‘Two decades after the rapid expansion of photovoltaics (PVs), the number of solar panels reaching end-of-life is increasing,’ observes the National University of Singapore. Its claims it has found a way to transform discarded solar cells into ‘thermo-electronics’.
While precious metals such as silver and copper are typically recycled from used solar panels, silicon, which makes up the bulk of a solar cell, goes to landfill. The impurities of most silicon-based technologies mean it is uneconomic to purify waste silicon.
Thermo-electrics could be a game-changer, according to Ady Suwadi, assistant professor in the department of materials science and engineering. His team has been conducting tests on the PV module material for the past two years have found that polycrystalline silicon can be pulverised into powder and pelletised into ingots.
The novel process uses spark plasma sintering to dope the silicon with 1% germanium and 4% phosphorus. Suwadi’s team processed 16 cm fragment at 1 150° Celsius for five minutes.
The upcycling of silicon, present in about 90% of decommissioned PV modules, from PV waste into thermos-electrics is said to be possible for all types of silicon-based panels.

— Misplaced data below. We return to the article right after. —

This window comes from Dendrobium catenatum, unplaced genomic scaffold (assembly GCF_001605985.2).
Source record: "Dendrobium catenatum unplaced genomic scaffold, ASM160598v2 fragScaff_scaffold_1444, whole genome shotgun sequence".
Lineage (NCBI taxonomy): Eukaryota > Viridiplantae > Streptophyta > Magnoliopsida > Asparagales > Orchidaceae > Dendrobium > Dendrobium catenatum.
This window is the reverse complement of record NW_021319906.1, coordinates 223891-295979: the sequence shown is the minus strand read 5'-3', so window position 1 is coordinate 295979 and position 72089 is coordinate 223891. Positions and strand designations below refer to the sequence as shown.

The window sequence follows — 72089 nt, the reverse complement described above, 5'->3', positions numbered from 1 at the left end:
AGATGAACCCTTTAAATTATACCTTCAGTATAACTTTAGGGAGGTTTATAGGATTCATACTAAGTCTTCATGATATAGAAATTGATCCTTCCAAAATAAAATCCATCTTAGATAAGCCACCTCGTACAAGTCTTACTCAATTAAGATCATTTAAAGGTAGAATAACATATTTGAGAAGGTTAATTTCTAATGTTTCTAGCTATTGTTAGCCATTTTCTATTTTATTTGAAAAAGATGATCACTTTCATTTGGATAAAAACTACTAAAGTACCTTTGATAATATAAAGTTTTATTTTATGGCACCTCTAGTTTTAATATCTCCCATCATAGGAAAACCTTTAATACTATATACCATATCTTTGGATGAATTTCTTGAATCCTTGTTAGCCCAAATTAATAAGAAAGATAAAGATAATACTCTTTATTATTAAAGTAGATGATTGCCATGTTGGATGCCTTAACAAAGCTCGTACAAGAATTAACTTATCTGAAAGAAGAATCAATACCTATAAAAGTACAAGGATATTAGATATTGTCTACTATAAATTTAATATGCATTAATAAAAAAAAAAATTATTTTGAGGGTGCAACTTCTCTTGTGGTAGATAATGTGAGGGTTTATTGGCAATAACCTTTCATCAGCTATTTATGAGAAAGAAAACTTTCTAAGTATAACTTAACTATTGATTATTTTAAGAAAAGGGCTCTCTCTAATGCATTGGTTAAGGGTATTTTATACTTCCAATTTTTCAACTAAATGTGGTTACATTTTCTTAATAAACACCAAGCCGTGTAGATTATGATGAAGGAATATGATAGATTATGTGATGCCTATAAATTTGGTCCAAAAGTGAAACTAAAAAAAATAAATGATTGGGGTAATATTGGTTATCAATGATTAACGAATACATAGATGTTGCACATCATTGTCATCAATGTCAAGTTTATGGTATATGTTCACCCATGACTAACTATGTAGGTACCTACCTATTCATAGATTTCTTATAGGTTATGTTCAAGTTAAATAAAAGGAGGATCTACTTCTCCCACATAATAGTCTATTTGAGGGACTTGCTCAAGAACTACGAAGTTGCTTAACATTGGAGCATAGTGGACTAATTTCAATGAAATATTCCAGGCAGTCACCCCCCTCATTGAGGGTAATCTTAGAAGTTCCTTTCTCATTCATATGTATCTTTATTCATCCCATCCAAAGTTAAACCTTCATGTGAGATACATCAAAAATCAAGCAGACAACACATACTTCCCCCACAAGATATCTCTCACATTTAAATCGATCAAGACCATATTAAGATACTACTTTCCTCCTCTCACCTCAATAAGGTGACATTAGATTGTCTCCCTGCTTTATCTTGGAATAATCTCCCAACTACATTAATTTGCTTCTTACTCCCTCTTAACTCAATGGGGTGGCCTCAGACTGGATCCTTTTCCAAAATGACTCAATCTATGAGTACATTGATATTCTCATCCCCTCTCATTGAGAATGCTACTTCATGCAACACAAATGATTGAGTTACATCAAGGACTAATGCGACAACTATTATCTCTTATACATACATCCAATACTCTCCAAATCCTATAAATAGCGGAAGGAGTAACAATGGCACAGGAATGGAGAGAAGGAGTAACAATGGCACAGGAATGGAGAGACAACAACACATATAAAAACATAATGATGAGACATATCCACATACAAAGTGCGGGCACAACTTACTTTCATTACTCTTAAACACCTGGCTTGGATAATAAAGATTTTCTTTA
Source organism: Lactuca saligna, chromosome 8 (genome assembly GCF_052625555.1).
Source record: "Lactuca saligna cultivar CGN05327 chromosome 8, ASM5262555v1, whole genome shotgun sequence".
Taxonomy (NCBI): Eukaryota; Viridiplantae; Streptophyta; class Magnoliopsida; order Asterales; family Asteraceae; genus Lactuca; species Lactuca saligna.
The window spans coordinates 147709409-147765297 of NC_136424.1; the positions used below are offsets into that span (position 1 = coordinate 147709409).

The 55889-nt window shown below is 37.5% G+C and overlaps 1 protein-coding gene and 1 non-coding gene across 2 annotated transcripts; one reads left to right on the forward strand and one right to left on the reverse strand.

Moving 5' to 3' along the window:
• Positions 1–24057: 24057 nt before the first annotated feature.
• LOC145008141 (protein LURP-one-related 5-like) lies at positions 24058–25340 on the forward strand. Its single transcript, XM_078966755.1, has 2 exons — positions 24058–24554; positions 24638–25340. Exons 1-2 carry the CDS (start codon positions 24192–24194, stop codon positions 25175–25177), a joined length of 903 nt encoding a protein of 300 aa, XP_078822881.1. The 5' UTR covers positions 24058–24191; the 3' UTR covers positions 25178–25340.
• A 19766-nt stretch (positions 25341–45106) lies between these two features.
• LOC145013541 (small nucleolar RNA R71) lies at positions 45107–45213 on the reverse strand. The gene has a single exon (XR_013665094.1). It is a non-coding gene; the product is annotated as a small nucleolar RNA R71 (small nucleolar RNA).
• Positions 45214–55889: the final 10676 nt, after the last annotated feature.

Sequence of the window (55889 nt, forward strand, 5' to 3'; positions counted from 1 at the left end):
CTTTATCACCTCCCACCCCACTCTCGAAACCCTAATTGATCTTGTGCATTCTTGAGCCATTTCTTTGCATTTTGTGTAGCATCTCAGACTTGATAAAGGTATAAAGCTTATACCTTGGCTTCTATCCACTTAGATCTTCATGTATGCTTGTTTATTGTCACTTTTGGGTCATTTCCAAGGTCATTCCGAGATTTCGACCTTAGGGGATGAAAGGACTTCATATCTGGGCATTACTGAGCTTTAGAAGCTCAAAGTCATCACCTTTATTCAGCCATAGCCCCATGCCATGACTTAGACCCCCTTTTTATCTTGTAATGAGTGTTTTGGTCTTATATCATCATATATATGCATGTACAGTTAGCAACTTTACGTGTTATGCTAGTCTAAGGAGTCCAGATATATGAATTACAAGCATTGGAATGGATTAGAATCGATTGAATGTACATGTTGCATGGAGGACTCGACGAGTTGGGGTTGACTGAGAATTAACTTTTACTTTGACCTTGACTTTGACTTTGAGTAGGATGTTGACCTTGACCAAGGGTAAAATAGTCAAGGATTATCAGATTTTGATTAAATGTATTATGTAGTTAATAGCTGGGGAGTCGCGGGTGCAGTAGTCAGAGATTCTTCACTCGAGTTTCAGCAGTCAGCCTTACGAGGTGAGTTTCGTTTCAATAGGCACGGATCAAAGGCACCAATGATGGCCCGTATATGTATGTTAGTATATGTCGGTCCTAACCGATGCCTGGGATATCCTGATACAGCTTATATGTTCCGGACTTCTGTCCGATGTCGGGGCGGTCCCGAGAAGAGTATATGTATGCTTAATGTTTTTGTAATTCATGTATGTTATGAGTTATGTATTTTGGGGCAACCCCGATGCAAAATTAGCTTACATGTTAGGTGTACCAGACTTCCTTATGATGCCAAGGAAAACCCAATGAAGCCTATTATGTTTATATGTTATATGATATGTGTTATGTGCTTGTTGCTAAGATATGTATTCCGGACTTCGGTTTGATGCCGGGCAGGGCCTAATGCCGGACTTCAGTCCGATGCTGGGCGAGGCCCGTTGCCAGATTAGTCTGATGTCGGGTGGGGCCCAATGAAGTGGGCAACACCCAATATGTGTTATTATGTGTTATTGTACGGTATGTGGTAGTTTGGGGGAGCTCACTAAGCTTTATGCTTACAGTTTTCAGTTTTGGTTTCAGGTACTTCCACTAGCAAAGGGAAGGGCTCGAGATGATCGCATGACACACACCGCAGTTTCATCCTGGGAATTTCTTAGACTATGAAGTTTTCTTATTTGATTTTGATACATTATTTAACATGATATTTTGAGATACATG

Suwadi explains that thermo-electric material has a dual function: converting waste heat into electricity and electricity into cooling. The researcher further points out that thermo-electronics represent a rare class of material in which defects and impurities can be engineered to enhance the performance. ‘This is because of the majority-carrier nature, making it defect- and impurity-tolerant.’
Suwadi is confident the innovative work represents ‘an important piece of the puzzle’ in realising a circular economy for PV and electronic waste.
The research, which was published in the journal Advanced Materials, was named as one of the university’s ten best Youth Sustainable Projects of 2022.
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